The catacombs of Brooklyn’s historic Green-Wood Cemetery are situated at the intersection of several winding roads and paths, among the many marble markers of lives lived recently and in the deep past of our city. In the darkened hall of this narrow space, a glow emerges from the distant back wall. To the right and left are vaults, most dedicated to specific families whose dead were received long ago. These small, gloomy spaces are each lit from above, lending them a church-like feeling wherein the underworld remains touched by the light of day.
On Saturdays and Sundays from September 21 through November 17, 2019, visitors to these catacombs will encounter a group of new works by artist Janine Antoni amidst the markers to the dead. Her installation, “I am fertile ground,” comprises 9 sculptures, each situated in one of the catacombs’ 30 vaults. Each work features a close-up photograph of various body parts — hands, feet, ribs, ears — encased in an elaborate gold frame with baroque details which, upon closer inspection, appear to be molded from the bones of the body part pictured. These single images, diptychs, and triptychs, dramatically lit from the skylight above, are reminiscent of medieval reliquaries, Eastern Orthodox icons, or personal devotional objects.
Hyper-pigmented, the photographs appear almost painterly, even as their photographic accuracy challenges this possibility. Each body is captured in the midst of a gesture or movement — hands grasping the edge a ribcage, forcing the flesh of the abdomen inwards under the pressure of the grip, or a sun-spotted hand tugging an earlobe. In many of the images, the skin is smeared with dirt or gold pigment, further accentuating the texture of the dermis, its lines and folds. It seemed to me that the photos were of both younger and older figures, which Antoni confirmed included herself, her parents, and her daughter, all of which contributes to the sense that these works are fundamentally about time, and the ways in which its passage records itself on flesh.
Antoni’s installation is particularly intriguing due to its context at Green-Wood Cemetery. The artworks play off the seasonal changes in the landscape brought by fall weather emphasizing the never-ending cycle of life. Indeed, while Antoni’s references to life and death via the materiality of the flesh remain front of mind, I wondered about Green-Wood’s approaches to such a sensitive curatorial project at a site that is both a historical monument and an active cemetery.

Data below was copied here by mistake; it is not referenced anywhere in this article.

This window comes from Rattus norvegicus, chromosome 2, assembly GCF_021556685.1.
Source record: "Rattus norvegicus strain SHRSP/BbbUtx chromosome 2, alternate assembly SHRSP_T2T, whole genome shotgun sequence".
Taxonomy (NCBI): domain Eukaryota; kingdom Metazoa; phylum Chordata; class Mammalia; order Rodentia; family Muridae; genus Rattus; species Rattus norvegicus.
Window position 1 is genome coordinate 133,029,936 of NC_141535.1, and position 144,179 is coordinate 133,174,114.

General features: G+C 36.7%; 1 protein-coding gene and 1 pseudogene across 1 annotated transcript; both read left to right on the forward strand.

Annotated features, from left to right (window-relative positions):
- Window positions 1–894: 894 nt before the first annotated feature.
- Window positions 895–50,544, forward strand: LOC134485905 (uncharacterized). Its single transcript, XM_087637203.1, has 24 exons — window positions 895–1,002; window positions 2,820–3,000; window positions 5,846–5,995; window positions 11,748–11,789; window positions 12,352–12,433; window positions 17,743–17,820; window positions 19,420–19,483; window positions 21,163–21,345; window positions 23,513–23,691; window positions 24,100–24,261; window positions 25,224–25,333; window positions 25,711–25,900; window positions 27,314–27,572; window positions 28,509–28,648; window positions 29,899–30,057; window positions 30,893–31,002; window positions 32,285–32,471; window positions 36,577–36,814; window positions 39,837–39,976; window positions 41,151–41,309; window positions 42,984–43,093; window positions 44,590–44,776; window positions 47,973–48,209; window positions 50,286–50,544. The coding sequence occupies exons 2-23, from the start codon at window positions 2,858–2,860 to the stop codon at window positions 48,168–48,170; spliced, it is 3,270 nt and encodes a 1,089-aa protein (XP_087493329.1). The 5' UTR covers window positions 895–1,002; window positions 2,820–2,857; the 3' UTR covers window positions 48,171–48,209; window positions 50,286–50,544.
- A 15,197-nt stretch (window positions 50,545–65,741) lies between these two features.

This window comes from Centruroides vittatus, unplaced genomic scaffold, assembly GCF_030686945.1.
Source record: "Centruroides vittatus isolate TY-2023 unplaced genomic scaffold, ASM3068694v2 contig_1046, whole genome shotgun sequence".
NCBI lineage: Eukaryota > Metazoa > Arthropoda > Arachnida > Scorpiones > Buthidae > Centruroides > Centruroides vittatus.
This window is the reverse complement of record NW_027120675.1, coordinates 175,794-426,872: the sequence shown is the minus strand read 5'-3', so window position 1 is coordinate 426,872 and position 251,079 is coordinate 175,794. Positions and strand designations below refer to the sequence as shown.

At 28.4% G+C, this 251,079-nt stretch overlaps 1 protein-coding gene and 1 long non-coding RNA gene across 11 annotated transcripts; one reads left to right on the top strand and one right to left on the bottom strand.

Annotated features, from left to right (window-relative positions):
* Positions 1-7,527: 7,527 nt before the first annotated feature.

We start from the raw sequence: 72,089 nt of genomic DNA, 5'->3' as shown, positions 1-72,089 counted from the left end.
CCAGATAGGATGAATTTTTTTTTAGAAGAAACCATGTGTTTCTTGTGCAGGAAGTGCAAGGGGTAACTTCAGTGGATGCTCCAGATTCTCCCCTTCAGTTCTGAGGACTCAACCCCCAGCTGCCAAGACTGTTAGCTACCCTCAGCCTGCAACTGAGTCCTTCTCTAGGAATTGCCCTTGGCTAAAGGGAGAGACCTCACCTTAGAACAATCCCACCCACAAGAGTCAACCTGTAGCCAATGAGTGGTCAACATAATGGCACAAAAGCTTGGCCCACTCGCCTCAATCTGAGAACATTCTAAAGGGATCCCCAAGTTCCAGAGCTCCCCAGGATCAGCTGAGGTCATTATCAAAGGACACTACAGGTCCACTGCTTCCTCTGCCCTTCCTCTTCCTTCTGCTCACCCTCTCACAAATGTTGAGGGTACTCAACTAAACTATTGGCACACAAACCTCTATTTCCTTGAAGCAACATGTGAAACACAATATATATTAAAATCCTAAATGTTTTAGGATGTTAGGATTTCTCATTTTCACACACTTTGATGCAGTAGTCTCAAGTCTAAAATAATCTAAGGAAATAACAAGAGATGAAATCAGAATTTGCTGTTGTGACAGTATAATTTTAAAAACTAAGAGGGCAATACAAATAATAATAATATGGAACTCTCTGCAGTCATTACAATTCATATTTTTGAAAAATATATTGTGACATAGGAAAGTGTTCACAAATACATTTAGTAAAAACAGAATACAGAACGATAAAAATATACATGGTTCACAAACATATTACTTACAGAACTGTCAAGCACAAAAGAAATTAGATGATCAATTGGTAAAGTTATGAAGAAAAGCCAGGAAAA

While the cemetery has been organizing public programs such as concerts and film screenings, as well as walking tours for over 15 years, it has only recently begun commissioning artworks by contemporary artists. Antoni’s project follows one by Sophie Calle, initiated by Creative Time and co-presented with Green-Wood in 2017. Calle’s Here Lie the Secrets of Green-Wood Cemetery’s Visitors from 201-2042, is a 25-year-long installation, a monument situated near the entrance to the cemetery with a slot through which visitors may slip pieces of paper inscribed with their secrets.
Harry Weil, Green-Wood’s director of public programs and special projects, told me that he seeks projects that “make Green-Wood inclusive of many, and prioritize moving people through the landscape.” He emphasized his intention to avoid anything kitsch or “spooky” in favor of taking a more sophisticated approach to death and dying, and therefore to life as well. In its sensitivity to the intimacy of death, this curatorial position is part of why Antoni’s project fits so beautifully into not only the physical space of the catacombs, but also in the context of the cemetery and its ongoing activities.
Amidst the daily grind of youth-obsessed culture, there is something quite literally grounding about visiting Green-Wood Cemetery. Walking its verdant, leaf-strewn paths, one appreciates New York City’s history from a different vantage point, while also reconnecting with the embodied reality of being human, of our unavoidable impermanence. Within Green-Wood’s catacombs, Antoni’s project leaves much to contemplate simultaneously — mortality, desire, and the ways in which absence and longing are such a fundamental part of life.
Note: There will be a special performance on Saturday, November 16, 2019; 2 p.m. – 4:30 p.m. Free and open to the public.
Editor’s note (11/8/2019, 12:19 pm EST): a previous version of this review misstated the number of sculptures in the installation. There are 9, not 10 sculptures on view. We regret the error.
I am fertile ground continues at Green-Wood Cemetery through November 17. The site-specific exhibition is curated by Harry Weil, with generous support from the National Endowment for the Arts.
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